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Obesity Less Common for Light Drinkers

But Researchers Say Study's Finding Not a Reason to Start Drinking
By
WebMD Health News
Reviewed by Louise Chang, MD

Dec. 5, 2005 -- A new study shows that people who drink small amounts of alcohol are less likely to be obese than nondrinkers and those who drink lots of alcohol.

The study doesn't prove that light drinking blocks extra pounds. The researchers aren't encouraging anyone to start drinking to lose weight.

The researchers included Ahmed Arif, MD, PhD. Arif works in the family and community medicine department of the Texas Tech University Health Sciences Center.

The study appears online in BMC Public Health.

About the Study

Data came from a large U.S. health survey done from 1988-1994. The survey included participants' body mass index (BMI), as well as their drinking habits.

Participants were asked how much and how frequently they drank. They didn't specify whether they drank wine, beer, or liquor.

A total of 8,236 people were included. All were nonsmokers. Nearly half (46%) were current drinkers who drank at least one drink a month. The average BMI was about 26, at the lower end of the overweight BMI range.

A drink was defined as:

  • 12 ounces of beer
  • 4 ounces of wine
  • 1 ounce of liquor

No one was asked to change their drinking habits for the study. BMI and drinking habits were only checked once; they weren't tracked for changes over time.

Study's Findings

"Current drinkers had lower odds of obesity compared to nondrinkers," Arif writes.

However, drinking a lot of alcohol made obesity more likely.

Binge drinkers (drinking five or more drinks in a single day) and those who reported drinking four or more daily alcoholic drinks were more likely to be obese than those who reported drinking one or two daily drinks.

Also, people who reported drinking modest amounts of alcohol frequently -- totaling less than five weekly drinks, spread out over the week -- had lower odds of obesity.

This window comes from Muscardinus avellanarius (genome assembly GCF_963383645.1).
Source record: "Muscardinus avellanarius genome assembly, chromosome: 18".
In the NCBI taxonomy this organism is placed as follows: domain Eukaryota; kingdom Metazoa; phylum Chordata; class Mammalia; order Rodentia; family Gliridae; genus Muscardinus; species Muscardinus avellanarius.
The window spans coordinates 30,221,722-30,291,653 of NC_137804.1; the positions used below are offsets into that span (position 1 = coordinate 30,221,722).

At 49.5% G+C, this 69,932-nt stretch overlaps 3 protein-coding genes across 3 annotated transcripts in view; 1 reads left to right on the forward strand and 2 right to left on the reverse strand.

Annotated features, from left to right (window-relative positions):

Not a Magic Bullet

Alcohol wasn't a magic bullet against obesity. Almost a third of obese participants were current drinkers, the study shows.

In addition, alcohol was more weakly linked to lower odds of being overweight but not obese. That's based on these BMI definitions:

  • Overweight: BMI of 25-29.9
  • Obese: BMI of 30 or more

Alcohol has calories and no nutrients. It's also got a mix of risks and benefits.

Don't Start Drinking for Weight Loss

The report shows a pattern between BMI and alcohol use, but it doesn't nail down the connection.

Here are the researchers' conclusions:

"Actively promoting moderate use of alcohol as a strategy to combat obesity would be inappropriate at this early stage of our understanding about the underlying mechanisms that link alcohol use with weight control," write Arif and colleagues.

"Furthermore," they continue, "it should be noted that the data give no evidence to advise nondrinkers to start drinking alcohol just for reducing body weight.

"However, the evidence reported here argues against a strategy of promoting complete abstention at least among those who regularly consume alcohol," Arif's team writes.

They call for studies to track drinkers' weight over time to see if alcohol really protects against obesity.

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